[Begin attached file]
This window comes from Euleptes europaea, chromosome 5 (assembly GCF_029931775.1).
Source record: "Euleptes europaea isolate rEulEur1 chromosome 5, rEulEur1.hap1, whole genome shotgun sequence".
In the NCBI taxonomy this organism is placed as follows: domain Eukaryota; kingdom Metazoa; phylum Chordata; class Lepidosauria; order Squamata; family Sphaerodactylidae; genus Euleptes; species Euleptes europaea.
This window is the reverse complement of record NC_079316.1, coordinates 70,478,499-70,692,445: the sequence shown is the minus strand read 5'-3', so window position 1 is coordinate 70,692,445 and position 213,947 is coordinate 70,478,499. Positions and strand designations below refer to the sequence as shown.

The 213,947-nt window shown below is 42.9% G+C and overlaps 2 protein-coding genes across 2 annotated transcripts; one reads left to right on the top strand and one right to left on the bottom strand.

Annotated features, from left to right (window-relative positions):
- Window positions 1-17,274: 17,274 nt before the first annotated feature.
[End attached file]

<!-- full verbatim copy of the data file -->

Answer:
This window comes from Euleptes europaea, chromosome 5 (assembly GCF_029931775.1).
Source record: "Euleptes europaea isolate rEulEur1 chromosome 5, rEulEur1.hap1, whole genome shotgun sequence".
In the NCBI taxonomy this organism is placed as follows: domain Eukaryota; kingdom Metazoa; phylum Chordata; class Lepidosauria; order Squamata; family Sphaerodactylidae; genus Euleptes; species Euleptes europaea.
This window is the reverse complement of record NC_079316.1, coordinates 70,478,499-70,692,445: the sequence shown is the minus strand read 5'-3', so window position 1 is coordinate 70,692,445 and position 213,947 is coordinate 70,478,499. Positions and strand designations below refer to the sequence as shown.

The 213,947-nt window shown below is 42.9% G+C and overlaps 2 protein-coding genes across 2 annotated transcripts; one reads left to right on the top strand and one right to left on the bottom strand.

Annotated features, from left to right (window-relative positions):
- Window positions 1-17,274: 17,274 nt before the first annotated feature.